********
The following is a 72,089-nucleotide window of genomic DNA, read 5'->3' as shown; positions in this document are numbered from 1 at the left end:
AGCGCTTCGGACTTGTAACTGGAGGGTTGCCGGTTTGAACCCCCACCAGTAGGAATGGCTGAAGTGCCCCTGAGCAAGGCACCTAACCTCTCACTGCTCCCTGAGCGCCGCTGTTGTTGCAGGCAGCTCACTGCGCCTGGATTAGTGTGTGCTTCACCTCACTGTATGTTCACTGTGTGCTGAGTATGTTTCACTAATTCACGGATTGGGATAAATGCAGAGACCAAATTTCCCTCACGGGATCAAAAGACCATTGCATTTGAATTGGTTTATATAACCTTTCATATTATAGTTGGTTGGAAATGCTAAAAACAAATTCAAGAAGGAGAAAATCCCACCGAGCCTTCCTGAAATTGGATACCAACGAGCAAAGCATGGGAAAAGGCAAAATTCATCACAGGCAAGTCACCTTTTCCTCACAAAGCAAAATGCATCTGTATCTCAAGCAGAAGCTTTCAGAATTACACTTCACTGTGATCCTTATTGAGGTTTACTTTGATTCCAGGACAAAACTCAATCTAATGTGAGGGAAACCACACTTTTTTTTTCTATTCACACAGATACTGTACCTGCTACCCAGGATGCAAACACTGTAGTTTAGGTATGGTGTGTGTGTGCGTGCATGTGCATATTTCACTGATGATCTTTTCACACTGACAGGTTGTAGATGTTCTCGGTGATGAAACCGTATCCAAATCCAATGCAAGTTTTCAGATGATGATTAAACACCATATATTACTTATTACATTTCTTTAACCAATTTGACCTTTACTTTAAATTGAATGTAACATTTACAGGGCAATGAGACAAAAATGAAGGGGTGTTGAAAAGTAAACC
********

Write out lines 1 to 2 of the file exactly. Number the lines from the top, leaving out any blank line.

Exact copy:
The following is a 72,089-nucleotide window of genomic DNA, read 5'->3' as shown; positions in this document are numbered from 1 at the left end:
AGCGCTTCGGACTTGTAACTGGAGGGTTGCCGGTTTGAACCCCCACCAGTAGGAATGGCTGAAGTGCCCCTGAGCAAGGCACCTAACCTCTCACTGCTCCCTGAGCGCCGCTGTTGTTGCAGGCAGCTCACTGCGCCTGGATTAGTGTGTGCTTCACCTCACTGTATGTTCACTGTGTGCTGAGTATGTTTCACTAATTCACGGATTGGGATAAATGCAGAGACCAAATTTCCCTCACGGGATCAAAAGACCATTGCATTTGAATTGGTTTATATAACCTTTCATATTATAGTTGGTTGGAAATGCTAAAAACAAATTCAAGAAGGAGAAAATCCCACCGAGCCTTCCTGAAATTGGATACCAACGAGCAAAGCATGGGAAAAGGCAAAATTCATCACAGGCAAGTCACCTTTTCCTCACAAAGCAAAATGCATCTGTATCTCAAGCAGAAGCTTTCAGAATTACACTTCACTGTGATCCTTATTGAGGTTTACTTTGATTCCAGGACAAAACTCAATCTAATGTGAGGGAAACCACACTTTTTTTTTCTATTCACACAGATACTGTACCTGCTACCCAGGATGCAAACACTGTAGTTTAGGTATGGTGTGTGTGTGCGTGCATGTGCATATTTCACTGATGATCTTTTCACACTGACAGGTTGTAGATGTTCTCGGTGATGAAACCGTATCCAAATCCAATGCAAGTTTTCAGATGATGATTAAACACCATATATTACTTATTACATTTCTTTAACCAATTTGACCTTTACTTTAAATTGAATGTAACATTTACAGGGCAATGAGACAAAAATGAAGGGGTGTTGAAAAGTAAACC